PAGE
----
Poetry that makes you proud to be Gaelic and Nova Scotian
by Dr. Brad King
Last week I’d heard that an old friend of mine, Lewis MacKinnon, has become the first non-Scot to be named Poet Laureate of the Royal National Mod in Scotland.Since our days at university playing together in a small traditional music group, Lewis has made it his life’s work to preserve the Gaelic language in Nova Scotia and has pursued that vision relentlessly via his music, his poetry and his day job as CEO of the Nova Scotia Office of Gaelic Affairs.
Lewis’s story brings to mind the issue of cultural preservation, even as culture changes continuously all around us. Any attempt to preserve an all-but-dead language with no more than a few hundred native speakers remaining might appear like a last-ditch effort to save something long gone, but the fact that there’s even such a thing as an “office of Gaelic affairs” is evidence of the cultural shifts that have occurred on the East Coast and in Canada as a whole over the past thirty years. It’s cultural change that makes someone like Lewis possible – and in turn, he has made it possible – and it has to do with the rediscovery and reclamation of the traditional as a marker of identity.
When I was a teenager growing up in Cape Breton in the 1970s, traditional culture was to be avoided and shunned. It persisted and it had its flagbearers, but it made teenagers of my generation cringe. We identified with the modern, the up-to-date, the “now”, and longed to be better connected to the currents of the dominant North American urban culture.
And then, by the early 1990s, it was “cool” for a group of university students like us to form a band that played nothing but two-hundred-year-old Robbie Burns songs or fighting songs sung by the early 20th century IRA. And we were at the bottom rungs, the grassroots. In the more mainstream culture, all things Celtic were suddenly “in”, making it possible for performers like Natalie MacMaster, the Rankins or the incredibly talented Ashley MacIsaac to become international stars. So what happened?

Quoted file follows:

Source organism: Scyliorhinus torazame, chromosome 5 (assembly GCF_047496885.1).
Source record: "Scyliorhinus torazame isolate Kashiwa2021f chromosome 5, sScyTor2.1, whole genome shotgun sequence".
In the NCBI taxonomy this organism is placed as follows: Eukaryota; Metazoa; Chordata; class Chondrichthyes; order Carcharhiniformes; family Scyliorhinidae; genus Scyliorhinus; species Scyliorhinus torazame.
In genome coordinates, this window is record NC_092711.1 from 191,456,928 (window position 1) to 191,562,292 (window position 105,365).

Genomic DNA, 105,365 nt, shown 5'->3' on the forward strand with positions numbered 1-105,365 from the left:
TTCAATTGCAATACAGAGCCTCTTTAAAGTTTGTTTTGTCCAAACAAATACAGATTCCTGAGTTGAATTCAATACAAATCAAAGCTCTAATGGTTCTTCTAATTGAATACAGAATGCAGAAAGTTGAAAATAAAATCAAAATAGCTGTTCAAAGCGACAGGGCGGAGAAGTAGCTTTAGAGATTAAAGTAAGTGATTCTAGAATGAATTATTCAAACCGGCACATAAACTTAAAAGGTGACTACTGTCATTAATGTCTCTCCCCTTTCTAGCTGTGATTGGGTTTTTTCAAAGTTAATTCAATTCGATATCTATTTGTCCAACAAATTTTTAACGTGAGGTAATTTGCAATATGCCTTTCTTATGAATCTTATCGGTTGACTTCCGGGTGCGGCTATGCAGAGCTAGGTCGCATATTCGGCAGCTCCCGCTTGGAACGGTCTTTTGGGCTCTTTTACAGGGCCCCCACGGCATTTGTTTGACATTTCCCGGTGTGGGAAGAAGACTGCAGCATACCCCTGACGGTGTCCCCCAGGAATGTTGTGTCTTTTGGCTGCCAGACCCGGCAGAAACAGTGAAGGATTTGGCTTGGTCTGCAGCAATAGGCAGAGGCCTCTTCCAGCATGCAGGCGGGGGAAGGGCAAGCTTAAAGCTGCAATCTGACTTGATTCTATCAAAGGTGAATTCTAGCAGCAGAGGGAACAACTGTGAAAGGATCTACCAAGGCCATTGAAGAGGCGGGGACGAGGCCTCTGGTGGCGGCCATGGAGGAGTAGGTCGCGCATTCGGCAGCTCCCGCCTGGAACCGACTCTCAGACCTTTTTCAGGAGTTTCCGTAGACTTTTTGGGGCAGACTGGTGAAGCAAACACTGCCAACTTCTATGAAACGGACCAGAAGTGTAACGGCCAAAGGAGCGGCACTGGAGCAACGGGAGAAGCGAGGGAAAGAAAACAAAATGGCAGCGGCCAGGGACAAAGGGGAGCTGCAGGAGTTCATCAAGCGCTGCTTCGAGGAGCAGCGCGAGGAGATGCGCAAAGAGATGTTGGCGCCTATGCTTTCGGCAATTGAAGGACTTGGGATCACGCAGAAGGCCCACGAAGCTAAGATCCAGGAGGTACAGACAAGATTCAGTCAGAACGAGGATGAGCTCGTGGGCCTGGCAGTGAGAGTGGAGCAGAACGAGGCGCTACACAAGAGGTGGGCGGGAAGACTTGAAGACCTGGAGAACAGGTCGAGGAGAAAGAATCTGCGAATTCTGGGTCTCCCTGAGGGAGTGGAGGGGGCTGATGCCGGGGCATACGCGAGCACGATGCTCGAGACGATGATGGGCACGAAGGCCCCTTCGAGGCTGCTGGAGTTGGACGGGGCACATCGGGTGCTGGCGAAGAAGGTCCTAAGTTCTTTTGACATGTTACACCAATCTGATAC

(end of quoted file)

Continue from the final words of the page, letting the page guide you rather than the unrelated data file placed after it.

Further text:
This is a big question and at this point I can only guess at the answers. In this era of identity politics, the resurgence of traditional cultures is a reclamation and celebration of an identity that had always been present, and the reclamation of the area’s Celtic identity through its Gaelic language and cultural foundations over the last 2 decades represents not only a revival of regional pride, but may also be the cultural expression of a drive toward economic self-determination, after decades of relying on outside investment for economic growth . We’ve seen how culture is one of the tools for locally-driven economic and social rehabilitation, particularly in an era of government retrenchment in matters of regional economic development. (And yet, though a Celtic identity through Gaelic has been emerging, it requires noting that the region is composed of many different minority languages and cultures.)
It also may have to do with a rekindled desire for the authentic – or, at least what is perceived to be authentic – an impulse that drives movements such as cultural tourism. When successfully marketed to a mass public ready for something more elemental than the superficialities of more dominant forms of popular culture (a desire served so powerfully by the quality and creativity of the artists and performers), the commercial success of traditional cultural forms validated the regional identity in a virtuous circle, greatly expanding an already-present cultural industry. It’s a great example of the triangle of cultural change- the public, the artist and the patrons working together resulting in a shifting of the goal posts of the dominant culture. In this case, the cultural change is one that has successfully rescued Gaelic language and Celtic culture in Canada from the threat of extinction, and turned it into a vibrant cultural industry, transcending national borders and recognized around the world – including the ancestral homeland of that culture.
These points may be argued. Whatever theory is correct, Lewis’s poetry and music are wonderful examples of how new artistic expressions can arise from old cultural forms, and he should be congratulated for the tremendous work he has been doing to preserve Maritime Gaelic culture over the past twenty-odd years.
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